After 18 months of planning and extensive renovations, “America’s Presidents”—the National Portrait Gallery’s “must see” exhibition—reopens to the public Sept. 22. A highlight of the Portrait Gallery since the museum’s public opening in 1968, this historic display on the museum’s second floor is the only place outside the White House where visitors can view a complete collection of presidential portraits. The new, entirely bilingual (English and Spanish) and accessible presentation includes extraordinary works of art, notably Gilbert Stuart’s “Lansdowne” portrait of President George Washington, which will be back on view after 18 months of careful conservation and analysis. The press preview will be held Wednesday, Sept. 20 from 10 to 11:30 am.
Having designed a fresh exhibition layout for “America’s Presidents,” the Portrait Gallery has grouped the portraits into six historical chapters. Each of the first five sections is organized around a historical era and leads off with a presidential figure: Washington, Andrew Jackson, Abraham Lincoln, Theodore Roosevelt and Franklin Delano Roosevelt, while a sixth section examines the more recent history of the presidency. Updated content provides visitors with improved ways to understand historical events—both national and international—that coincided with the respective President’s time in office.
“America’s Presidents” includes new interpretive exhibition graphics and didactic materials, a fresh color palette, period-style architectural window treatments and the installation of custom carpets throughout the galleries.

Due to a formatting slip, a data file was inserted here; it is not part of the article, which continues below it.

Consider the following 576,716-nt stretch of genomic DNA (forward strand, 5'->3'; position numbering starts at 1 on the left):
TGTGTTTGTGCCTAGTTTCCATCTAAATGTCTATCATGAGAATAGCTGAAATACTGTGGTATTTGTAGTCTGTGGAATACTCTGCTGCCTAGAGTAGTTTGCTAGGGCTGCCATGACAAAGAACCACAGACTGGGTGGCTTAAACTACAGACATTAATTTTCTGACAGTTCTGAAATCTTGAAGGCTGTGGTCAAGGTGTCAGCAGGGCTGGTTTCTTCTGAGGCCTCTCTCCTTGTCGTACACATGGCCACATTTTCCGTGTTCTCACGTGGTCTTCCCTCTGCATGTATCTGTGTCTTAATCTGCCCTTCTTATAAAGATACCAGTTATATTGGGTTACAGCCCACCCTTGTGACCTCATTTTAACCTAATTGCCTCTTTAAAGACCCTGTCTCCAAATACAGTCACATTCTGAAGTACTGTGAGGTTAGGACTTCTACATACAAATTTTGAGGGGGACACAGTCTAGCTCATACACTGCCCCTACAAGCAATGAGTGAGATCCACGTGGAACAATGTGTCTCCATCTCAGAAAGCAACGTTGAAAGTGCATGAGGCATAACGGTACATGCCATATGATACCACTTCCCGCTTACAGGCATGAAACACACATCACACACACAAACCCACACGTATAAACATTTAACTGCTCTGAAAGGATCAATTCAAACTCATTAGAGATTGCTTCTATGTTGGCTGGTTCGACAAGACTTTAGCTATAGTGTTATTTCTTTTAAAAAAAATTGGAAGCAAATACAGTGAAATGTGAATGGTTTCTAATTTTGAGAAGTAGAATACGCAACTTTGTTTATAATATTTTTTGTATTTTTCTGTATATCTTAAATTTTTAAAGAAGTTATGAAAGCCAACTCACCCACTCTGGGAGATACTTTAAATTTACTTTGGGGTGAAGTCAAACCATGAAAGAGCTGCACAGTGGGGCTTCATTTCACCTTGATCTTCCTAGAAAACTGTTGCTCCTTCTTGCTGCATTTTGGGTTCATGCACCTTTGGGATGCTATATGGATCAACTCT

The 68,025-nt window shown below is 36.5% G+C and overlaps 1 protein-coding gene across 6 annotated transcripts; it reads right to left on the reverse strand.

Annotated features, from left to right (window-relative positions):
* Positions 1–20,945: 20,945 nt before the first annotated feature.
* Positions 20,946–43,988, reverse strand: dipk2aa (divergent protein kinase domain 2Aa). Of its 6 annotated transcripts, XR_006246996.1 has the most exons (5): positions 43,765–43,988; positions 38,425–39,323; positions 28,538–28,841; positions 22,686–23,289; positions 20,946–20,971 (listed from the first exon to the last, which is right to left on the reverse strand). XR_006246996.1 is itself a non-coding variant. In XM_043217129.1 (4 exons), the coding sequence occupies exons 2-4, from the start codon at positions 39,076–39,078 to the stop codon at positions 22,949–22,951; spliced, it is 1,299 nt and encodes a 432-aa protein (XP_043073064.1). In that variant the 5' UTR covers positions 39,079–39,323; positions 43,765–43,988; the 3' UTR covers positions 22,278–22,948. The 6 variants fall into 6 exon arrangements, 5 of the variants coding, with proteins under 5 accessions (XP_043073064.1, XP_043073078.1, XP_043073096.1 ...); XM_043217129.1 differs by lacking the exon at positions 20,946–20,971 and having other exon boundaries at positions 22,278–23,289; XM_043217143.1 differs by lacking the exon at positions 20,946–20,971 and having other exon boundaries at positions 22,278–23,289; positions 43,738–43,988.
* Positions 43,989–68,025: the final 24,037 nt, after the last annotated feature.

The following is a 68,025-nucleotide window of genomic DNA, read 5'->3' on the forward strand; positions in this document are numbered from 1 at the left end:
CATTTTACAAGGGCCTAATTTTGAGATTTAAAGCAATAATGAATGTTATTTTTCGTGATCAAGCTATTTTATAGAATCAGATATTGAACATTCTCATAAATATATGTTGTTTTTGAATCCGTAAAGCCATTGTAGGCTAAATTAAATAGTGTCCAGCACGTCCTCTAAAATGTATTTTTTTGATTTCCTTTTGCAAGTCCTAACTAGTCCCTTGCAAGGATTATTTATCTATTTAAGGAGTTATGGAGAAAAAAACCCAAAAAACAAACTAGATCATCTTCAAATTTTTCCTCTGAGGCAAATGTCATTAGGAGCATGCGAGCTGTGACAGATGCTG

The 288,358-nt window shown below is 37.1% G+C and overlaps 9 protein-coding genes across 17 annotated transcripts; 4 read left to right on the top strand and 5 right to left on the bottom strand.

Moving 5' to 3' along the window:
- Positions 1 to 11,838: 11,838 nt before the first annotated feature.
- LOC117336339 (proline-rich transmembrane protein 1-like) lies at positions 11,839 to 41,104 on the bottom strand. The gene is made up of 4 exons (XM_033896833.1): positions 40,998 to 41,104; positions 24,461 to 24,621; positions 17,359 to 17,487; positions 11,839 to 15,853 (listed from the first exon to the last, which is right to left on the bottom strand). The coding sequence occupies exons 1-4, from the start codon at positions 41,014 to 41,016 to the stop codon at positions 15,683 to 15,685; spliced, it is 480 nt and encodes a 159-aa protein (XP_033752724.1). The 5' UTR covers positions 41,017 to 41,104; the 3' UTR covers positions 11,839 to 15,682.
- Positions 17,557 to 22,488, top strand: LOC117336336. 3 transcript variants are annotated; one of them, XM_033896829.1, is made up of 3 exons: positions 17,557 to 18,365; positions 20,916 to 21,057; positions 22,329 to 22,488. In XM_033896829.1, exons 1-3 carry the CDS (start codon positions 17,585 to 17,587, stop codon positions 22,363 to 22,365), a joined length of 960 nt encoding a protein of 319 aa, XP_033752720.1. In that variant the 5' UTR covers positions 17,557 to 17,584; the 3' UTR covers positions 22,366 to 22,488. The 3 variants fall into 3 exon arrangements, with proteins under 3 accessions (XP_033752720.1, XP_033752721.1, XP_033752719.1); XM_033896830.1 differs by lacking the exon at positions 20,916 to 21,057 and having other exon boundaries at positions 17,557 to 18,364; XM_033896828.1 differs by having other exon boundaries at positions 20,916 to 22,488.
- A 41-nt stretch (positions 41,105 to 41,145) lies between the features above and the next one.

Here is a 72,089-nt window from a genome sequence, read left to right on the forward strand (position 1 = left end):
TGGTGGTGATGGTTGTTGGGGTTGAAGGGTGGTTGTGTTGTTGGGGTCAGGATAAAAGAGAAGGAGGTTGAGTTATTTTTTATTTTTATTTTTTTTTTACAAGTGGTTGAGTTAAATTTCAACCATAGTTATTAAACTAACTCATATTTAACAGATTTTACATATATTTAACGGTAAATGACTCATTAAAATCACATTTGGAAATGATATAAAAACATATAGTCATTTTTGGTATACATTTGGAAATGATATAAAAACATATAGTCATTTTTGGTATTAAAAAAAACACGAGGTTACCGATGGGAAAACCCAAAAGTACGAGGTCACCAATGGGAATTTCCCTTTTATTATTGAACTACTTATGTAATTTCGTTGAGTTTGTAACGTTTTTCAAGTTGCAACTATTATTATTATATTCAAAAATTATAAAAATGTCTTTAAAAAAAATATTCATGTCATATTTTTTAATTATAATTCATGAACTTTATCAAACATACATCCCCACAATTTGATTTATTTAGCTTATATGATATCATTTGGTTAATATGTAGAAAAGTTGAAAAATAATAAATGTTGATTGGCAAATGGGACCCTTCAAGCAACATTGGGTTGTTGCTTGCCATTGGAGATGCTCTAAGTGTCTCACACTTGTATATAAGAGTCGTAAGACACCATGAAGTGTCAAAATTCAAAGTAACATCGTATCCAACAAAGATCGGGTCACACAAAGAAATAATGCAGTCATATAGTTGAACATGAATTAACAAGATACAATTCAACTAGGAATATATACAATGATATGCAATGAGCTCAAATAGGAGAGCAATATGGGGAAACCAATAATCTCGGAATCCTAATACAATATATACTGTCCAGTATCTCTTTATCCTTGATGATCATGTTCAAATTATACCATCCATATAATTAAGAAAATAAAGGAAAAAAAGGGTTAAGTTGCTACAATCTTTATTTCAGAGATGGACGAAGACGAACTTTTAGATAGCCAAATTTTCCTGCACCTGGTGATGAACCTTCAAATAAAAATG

The transformation also incorporates new technology, such as a wireless-enabled LED lighting system that adjusts to ambient light. This improvement not only makes it possible for the museum to be more energy-efficient but also enhances its protection of the artworks.
The debut of interactive kiosks in the galleries, each with a 34-inch touch screen, will allow visitors to explore over 800 presidential portraits in the museum’s collection alongside contextual history. Through images, text and special technology, these stations will offer content that sheds light on the nation’s Presidents, particularly with regard to their actions, challenges and legacies. Users will also learn more about the portraits as works of art and be able to look closely at objects using “rotate” and “zoom” features.
This fall, the Portrait Gallery will launch an enhanced website to accompany the transformed installation. The website will not only bring the museum’s scholarship to a national and international viewership, but will also allow the museum to share its wealth of presidential imagery with students, teachers and the general public. Phase one will present an online exhibition that reflects the content of the gallery exhibition. Phase two will include a wide-ranging database of the museum’s 1,600 presidential portraits and the presidential assets that are found throughout the Smithsonian.
In February 2018, to celebrate the golden anniversary of the inaugural “America’s Presidents” exhibition, the Portrait Gallery will publish, with Smithsonian Books, a new, richly illustrated volume that traces the history of the U.S. presidency from Washington’s inauguration to the present day. The publication will offer invaluable insight into the lives and legacies of each of these individuals and will illuminate the timeless intersections that exist between biography, history and art. The museum will also launch a cellphone app that will enable visitors to access bilingual biographical descriptions (English and Spanish) via text or audio, providing a new way to experience the exhibition’s narrative. These efforts will augment the National Portrait Gallery’s reputation as a preeminent resource for scholarship.